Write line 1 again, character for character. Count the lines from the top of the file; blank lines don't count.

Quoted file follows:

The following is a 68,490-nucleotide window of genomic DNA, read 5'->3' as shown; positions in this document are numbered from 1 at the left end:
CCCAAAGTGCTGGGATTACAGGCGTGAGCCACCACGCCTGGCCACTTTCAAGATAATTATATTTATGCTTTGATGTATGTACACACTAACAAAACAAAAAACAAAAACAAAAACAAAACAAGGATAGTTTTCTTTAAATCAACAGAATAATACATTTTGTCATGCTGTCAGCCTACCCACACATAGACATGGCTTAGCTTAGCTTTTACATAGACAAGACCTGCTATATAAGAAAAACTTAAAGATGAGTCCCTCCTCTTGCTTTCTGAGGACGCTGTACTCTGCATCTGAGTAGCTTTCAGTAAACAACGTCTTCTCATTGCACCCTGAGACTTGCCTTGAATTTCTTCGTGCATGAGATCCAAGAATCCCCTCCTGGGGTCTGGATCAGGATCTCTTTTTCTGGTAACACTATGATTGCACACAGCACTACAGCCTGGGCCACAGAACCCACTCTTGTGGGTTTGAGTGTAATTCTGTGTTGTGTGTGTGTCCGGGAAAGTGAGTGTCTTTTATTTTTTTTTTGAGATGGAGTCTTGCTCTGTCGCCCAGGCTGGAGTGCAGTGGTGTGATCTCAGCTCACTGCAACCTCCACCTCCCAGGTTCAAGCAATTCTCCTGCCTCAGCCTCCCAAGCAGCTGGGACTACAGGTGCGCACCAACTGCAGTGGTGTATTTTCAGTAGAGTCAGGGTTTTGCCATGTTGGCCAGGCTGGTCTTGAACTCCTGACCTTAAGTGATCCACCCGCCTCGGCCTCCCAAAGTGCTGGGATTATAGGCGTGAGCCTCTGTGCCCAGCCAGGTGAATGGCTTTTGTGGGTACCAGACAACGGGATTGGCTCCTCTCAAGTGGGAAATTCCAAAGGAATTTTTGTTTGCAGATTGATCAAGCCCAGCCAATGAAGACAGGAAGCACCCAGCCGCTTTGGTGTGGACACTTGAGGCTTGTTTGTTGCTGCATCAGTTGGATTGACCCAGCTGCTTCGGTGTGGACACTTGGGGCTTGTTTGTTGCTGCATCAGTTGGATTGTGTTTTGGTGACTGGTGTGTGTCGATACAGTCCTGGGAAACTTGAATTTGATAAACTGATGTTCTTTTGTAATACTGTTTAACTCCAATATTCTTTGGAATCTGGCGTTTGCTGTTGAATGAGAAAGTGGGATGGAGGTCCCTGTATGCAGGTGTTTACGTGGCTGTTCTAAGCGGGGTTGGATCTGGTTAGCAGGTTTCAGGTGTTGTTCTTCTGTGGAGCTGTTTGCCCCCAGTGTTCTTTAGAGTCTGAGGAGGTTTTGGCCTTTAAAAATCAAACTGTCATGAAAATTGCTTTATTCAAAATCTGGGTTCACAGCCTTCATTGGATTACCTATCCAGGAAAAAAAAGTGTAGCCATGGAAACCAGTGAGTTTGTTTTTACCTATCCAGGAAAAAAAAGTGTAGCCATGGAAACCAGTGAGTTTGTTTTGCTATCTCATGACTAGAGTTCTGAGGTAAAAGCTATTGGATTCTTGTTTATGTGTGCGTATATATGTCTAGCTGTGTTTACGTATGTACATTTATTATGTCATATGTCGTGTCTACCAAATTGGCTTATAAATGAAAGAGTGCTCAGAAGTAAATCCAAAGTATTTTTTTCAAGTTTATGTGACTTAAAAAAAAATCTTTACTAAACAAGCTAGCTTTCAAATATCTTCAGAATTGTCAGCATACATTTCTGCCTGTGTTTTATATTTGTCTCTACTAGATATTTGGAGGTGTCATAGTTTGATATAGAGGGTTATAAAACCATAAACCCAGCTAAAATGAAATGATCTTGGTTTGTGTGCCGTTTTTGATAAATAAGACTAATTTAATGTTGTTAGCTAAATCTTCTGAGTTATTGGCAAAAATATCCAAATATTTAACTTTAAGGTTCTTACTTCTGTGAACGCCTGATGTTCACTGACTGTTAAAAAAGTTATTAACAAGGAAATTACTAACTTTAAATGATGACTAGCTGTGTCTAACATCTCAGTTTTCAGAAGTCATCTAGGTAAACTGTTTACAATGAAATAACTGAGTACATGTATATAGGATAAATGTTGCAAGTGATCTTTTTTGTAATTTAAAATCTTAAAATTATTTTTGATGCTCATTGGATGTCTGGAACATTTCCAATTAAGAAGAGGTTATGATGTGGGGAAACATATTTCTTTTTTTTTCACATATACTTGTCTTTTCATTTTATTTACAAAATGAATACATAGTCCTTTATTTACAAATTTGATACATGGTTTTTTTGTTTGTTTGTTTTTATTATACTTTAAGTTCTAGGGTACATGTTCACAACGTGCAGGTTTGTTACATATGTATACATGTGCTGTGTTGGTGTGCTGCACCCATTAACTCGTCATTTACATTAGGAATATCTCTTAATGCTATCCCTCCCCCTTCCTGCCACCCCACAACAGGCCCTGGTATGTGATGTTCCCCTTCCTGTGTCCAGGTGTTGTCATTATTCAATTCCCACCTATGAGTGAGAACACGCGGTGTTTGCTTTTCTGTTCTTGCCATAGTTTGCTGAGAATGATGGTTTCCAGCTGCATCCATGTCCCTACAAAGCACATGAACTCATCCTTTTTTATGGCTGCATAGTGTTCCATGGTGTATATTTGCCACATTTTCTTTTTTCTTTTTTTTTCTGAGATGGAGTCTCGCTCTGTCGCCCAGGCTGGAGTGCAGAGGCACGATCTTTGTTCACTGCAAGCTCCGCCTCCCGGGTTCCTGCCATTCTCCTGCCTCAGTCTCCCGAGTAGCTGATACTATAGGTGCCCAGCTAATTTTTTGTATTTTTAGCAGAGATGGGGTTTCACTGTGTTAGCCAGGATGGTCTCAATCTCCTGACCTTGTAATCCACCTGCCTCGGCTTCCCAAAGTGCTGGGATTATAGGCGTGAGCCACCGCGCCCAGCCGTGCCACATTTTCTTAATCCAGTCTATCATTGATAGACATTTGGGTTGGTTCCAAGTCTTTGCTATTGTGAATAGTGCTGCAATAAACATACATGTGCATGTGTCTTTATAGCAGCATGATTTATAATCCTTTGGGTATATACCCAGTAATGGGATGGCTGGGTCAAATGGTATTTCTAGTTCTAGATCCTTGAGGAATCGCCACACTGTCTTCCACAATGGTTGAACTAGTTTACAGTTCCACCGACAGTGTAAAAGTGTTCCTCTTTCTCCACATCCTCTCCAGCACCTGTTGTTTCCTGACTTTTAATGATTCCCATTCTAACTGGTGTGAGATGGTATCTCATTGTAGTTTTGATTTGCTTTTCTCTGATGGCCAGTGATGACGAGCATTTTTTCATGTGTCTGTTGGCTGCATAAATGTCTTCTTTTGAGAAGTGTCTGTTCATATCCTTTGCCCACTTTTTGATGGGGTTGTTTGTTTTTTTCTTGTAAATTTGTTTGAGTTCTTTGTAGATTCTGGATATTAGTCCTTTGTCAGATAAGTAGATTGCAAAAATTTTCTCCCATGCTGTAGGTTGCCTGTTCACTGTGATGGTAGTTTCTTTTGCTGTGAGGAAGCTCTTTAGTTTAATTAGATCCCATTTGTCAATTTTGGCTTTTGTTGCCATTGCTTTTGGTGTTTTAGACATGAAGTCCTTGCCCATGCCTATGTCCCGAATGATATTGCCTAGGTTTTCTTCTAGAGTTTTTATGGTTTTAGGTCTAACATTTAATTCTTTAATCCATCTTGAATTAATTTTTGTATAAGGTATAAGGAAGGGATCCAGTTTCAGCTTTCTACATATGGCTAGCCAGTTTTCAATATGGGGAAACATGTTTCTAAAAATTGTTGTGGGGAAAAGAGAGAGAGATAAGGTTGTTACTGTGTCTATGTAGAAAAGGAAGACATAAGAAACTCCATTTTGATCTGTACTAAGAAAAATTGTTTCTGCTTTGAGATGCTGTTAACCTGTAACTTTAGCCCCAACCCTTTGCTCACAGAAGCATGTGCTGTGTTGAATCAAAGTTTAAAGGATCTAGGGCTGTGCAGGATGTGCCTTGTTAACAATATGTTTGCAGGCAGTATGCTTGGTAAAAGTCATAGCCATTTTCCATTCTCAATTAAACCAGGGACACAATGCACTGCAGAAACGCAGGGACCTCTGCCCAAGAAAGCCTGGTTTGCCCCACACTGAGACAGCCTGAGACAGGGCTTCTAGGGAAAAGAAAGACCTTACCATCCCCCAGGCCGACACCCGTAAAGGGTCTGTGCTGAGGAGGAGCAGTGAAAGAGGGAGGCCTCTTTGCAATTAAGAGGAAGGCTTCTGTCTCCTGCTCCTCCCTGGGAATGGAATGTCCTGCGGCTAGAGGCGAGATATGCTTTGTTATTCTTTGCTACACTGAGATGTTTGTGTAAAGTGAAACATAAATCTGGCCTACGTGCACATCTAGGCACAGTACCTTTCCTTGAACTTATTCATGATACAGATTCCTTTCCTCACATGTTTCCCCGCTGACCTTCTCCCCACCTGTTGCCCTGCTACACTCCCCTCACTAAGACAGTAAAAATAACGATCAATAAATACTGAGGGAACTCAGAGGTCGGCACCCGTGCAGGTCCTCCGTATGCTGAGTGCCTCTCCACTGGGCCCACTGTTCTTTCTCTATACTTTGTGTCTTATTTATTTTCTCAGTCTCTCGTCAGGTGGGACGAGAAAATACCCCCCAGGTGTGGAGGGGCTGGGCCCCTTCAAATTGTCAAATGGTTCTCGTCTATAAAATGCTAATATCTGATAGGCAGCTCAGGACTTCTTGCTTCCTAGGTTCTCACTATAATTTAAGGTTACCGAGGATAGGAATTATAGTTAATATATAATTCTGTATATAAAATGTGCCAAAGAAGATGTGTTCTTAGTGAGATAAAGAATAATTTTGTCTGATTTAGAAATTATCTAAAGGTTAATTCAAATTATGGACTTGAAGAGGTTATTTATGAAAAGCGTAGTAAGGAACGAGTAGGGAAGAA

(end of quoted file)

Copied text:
The following is a 68,490-nucleotide window of genomic DNA, read 5'->3' as shown; positions in this document are numbered from 1 at the left end: